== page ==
Here are the highlights/lowlights from the just-issued 2011 Writers Guild, West annual report examining 2010. However, one of the biggest complaints I hear from working writers is that the major and minor studios aren’t paying residuals in a timely fashion. Collections just aren’t what they should be. That said, the WGAW claims it’s “an all-time high.” But the bad news is that the number of writers reporting income declined 4.5%:
— 2010 was a mixed year for writers. Although earnings for WGAW members decreased in 2010, residuals collected by the WGA reached an all-time high. Earnings totaled $928 million in 2010, a 2.9% decrease from 2009, and the number of writers reporting income from covered services declined 4.5% to 4,244. On the other hand, for the first time ever aggregate residuals receipts topped $300 million.
— Earnings of television writers grew in 2010 to $532.1 million, a new high that is 2.9% more than the last year’s record earnings. Total television employment, however, retracted somewhat in 2010, with a 1.1% decrease to 3,142, about 6% lower than the recent high-employment level of 3,350 in 2007 and 19.5% lower than the all-time high of 3,903 in 2000.
— The fluctuating nature of employment in feature film writing continued in 2010, with 1,615 writers reporting earnings compared to 1,818 in 2009. Earnings decreased 9.9% over 2009.
— Residuals collected by the WGA in 2010 increased by a healthy 10% over 2009, to an all time high of $315.81 million. This is the first year that receipts exceeded $300 million. Residuals increased in both television and screen, with both areas reaching record high collection totals.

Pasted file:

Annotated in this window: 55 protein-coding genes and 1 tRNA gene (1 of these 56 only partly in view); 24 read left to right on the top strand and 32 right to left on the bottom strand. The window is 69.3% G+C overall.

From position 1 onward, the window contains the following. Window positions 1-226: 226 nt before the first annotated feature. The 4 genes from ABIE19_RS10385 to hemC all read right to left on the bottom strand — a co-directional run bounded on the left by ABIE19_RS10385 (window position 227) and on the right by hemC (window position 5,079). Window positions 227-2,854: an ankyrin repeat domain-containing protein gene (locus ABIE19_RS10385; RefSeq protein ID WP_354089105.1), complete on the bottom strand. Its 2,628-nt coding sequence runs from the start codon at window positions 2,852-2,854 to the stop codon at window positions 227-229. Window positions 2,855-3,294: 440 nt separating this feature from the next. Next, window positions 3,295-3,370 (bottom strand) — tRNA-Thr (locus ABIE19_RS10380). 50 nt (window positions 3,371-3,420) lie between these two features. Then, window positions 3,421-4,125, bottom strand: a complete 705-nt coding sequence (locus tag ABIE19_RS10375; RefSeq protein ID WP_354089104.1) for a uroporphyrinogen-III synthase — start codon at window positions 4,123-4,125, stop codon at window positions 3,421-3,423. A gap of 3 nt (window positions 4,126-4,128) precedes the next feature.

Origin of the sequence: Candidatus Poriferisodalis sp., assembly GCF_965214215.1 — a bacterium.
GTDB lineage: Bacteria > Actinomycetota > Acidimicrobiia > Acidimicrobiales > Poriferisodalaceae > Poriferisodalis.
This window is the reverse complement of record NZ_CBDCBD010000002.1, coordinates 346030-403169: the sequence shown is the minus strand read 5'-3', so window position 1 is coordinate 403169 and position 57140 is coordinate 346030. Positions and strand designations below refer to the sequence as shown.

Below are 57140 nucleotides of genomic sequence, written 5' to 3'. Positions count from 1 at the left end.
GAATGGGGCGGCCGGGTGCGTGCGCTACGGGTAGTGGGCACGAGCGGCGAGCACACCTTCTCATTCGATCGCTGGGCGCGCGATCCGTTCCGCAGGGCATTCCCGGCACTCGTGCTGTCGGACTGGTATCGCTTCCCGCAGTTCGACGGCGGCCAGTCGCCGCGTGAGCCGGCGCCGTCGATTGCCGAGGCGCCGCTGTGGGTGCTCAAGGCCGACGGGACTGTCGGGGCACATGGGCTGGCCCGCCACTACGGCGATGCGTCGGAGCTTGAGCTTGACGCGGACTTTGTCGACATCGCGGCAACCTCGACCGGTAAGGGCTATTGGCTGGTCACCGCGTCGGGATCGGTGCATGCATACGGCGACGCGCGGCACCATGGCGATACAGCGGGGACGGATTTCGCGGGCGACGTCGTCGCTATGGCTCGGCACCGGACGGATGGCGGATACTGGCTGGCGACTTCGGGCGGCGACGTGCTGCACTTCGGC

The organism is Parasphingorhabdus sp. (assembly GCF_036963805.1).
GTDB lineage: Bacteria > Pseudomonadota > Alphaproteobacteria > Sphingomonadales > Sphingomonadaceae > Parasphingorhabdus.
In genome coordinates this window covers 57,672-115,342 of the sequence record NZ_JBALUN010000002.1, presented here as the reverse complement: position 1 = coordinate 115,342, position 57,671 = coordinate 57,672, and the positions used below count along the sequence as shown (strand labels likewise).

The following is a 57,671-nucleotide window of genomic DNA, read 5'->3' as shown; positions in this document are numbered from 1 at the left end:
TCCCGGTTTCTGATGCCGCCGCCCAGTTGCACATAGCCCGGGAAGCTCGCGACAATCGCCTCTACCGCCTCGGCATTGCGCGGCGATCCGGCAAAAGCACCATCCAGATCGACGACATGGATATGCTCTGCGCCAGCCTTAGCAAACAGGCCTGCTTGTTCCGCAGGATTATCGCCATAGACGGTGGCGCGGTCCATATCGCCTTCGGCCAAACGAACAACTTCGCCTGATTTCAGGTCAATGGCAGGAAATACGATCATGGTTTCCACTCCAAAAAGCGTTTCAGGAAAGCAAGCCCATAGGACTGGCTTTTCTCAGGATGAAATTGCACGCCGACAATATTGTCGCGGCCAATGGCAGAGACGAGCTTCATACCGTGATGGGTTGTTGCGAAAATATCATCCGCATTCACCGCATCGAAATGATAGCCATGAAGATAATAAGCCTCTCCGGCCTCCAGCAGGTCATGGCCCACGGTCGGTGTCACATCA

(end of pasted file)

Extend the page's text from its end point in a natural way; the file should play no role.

— Television was the stronger area, increasing 12.8% to $160.43 million. The continuing highlight was reuse of programs made for basic cable, which increased 32.5% to $20.94 million. This area has shown sustained growth throughout the past five years, increasing an average of 25 percent per year. The second most notable increase came in foreign reuse of television programs, which increased 18.9% to $29.49 million. Primetime reuse increased 4.6% due to more repeats on the networks. Home video reuse of television program retrenched, but pay television use, mostly foreign, grew. New-media reuse grew 23.7% to $2.63 million in the third year of collections in that area.
— Total feature film residuals grew 6.1 percent to a total of $141.78 million. DVD and Blu-ray revenue dropped to 3.2% to $40.57 million. But this was more than offset by an increase in pay television residuals worldwide, which grew 17.2% to $54.29 million. New media grew to $1.22 million.